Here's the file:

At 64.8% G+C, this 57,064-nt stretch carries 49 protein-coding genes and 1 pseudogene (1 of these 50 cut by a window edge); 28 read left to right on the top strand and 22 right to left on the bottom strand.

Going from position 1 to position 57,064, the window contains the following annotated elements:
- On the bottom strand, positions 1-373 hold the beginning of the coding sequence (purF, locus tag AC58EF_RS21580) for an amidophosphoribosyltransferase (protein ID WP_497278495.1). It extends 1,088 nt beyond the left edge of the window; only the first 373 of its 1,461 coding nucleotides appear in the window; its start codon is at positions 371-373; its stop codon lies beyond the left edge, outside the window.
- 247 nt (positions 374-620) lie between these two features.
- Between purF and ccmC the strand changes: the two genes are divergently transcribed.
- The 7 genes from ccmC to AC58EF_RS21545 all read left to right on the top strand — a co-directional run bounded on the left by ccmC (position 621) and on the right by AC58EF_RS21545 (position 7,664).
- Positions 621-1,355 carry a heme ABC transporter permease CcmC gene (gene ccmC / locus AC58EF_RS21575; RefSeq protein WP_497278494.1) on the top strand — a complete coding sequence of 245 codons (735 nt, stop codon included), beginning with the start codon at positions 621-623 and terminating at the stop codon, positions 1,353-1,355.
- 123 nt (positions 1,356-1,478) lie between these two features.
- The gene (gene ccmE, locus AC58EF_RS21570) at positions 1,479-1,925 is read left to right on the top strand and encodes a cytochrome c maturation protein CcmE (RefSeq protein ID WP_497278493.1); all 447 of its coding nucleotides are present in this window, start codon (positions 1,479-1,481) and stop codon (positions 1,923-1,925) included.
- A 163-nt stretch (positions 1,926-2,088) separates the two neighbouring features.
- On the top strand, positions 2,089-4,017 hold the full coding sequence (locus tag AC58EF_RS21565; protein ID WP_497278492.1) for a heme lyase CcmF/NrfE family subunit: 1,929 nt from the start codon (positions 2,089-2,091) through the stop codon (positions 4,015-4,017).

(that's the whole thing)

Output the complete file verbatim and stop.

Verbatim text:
At 64.8% G+C, this 57,064-nt stretch carries 49 protein-coding genes and 1 pseudogene (1 of these 50 cut by a window edge); 28 read left to right on the top strand and 22 right to left on the bottom strand.

Going from position 1 to position 57,064, the window contains the following annotated elements:
- On the bottom strand, positions 1-373 hold the beginning of the coding sequence (purF, locus tag AC58EF_RS21580) for an amidophosphoribosyltransferase (protein ID WP_497278495.1). It extends 1,088 nt beyond the left edge of the window; only the first 373 of its 1,461 coding nucleotides appear in the window; its start codon is at positions 371-373; its stop codon lies beyond the left edge, outside the window.
- 247 nt (positions 374-620) lie between these two features.
- Between purF and ccmC the strand changes: the two genes are divergently transcribed.
- The 7 genes from ccmC to AC58EF_RS21545 all read left to right on the top strand — a co-directional run bounded on the left by ccmC (position 621) and on the right by AC58EF_RS21545 (position 7,664).
- Positions 621-1,355 carry a heme ABC transporter permease CcmC gene (gene ccmC / locus AC58EF_RS21575; RefSeq protein WP_497278494.1) on the top strand — a complete coding sequence of 245 codons (735 nt, stop codon included), beginning with the start codon at positions 621-623 and terminating at the stop codon, positions 1,353-1,355.
- 123 nt (positions 1,356-1,478) lie between these two features.
- The gene (gene ccmE, locus AC58EF_RS21570) at positions 1,479-1,925 is read left to right on the top strand and encodes a cytochrome c maturation protein CcmE (RefSeq protein ID WP_497278493.1); all 447 of its coding nucleotides are present in this window, start codon (positions 1,479-1,481) and stop codon (positions 1,923-1,925) included.
- A 163-nt stretch (positions 1,926-2,088) separates the two neighbouring features.
- On the top strand, positions 2,089-4,017 hold the full coding sequence (locus tag AC58EF_RS21565; protein ID WP_497278492.1) for a heme lyase CcmF/NrfE family subunit: 1,929 nt from the start codon (positions 2,089-2,091) through the stop codon (positions 4,015-4,017).